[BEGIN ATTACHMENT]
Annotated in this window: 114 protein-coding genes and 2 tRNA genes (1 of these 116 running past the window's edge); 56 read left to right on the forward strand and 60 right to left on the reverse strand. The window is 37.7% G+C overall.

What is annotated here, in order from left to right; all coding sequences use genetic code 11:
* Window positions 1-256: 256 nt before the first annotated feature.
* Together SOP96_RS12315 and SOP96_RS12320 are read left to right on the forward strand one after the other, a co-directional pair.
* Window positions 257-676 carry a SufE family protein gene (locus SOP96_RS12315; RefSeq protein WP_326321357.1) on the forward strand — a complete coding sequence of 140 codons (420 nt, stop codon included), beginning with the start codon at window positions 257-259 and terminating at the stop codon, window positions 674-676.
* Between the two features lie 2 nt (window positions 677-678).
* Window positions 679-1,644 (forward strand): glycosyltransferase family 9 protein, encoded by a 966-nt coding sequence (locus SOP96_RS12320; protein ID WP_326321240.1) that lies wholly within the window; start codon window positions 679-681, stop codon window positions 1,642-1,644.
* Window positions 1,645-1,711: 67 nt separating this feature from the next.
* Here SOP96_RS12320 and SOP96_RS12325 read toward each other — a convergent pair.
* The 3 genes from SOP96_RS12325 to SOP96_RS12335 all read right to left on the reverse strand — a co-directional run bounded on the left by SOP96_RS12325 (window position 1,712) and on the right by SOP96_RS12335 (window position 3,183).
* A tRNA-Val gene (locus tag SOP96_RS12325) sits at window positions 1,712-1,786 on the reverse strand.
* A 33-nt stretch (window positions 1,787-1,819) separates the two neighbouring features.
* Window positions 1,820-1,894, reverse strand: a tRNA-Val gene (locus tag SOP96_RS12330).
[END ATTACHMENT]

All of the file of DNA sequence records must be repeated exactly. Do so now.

Annotated in this window: 114 protein-coding genes and 2 tRNA genes (1 of these 116 running past the window's edge); 56 read left to right on the forward strand and 60 right to left on the reverse strand. The window is 37.7% G+C overall.

What is annotated here, in order from left to right; all coding sequences use genetic code 11:
* Window positions 1-256: 256 nt before the first annotated feature.
* Together SOP96_RS12315 and SOP96_RS12320 are read left to right on the forward strand one after the other, a co-directional pair.
* Window positions 257-676 carry a SufE family protein gene (locus SOP96_RS12315; RefSeq protein WP_326321357.1) on the forward strand — a complete coding sequence of 140 codons (420 nt, stop codon included), beginning with the start codon at window positions 257-259 and terminating at the stop codon, window positions 674-676.
* Between the two features lie 2 nt (window positions 677-678).
* Window positions 679-1,644 (forward strand): glycosyltransferase family 9 protein, encoded by a 966-nt coding sequence (locus SOP96_RS12320; protein ID WP_326321240.1) that lies wholly within the window; start codon window positions 679-681, stop codon window positions 1,642-1,644.
* Window positions 1,645-1,711: 67 nt separating this feature from the next.
* Here SOP96_RS12320 and SOP96_RS12325 read toward each other — a convergent pair.
* The 3 genes from SOP96_RS12325 to SOP96_RS12335 all read right to left on the reverse strand — a co-directional run bounded on the left by SOP96_RS12325 (window position 1,712) and on the right by SOP96_RS12335 (window position 3,183).
* A tRNA-Val gene (locus tag SOP96_RS12325) sits at window positions 1,712-1,786 on the reverse strand.
* A 33-nt stretch (window positions 1,787-1,819) separates the two neighbouring features.
* Window positions 1,820-1,894, reverse strand: a tRNA-Val gene (locus tag SOP96_RS12330).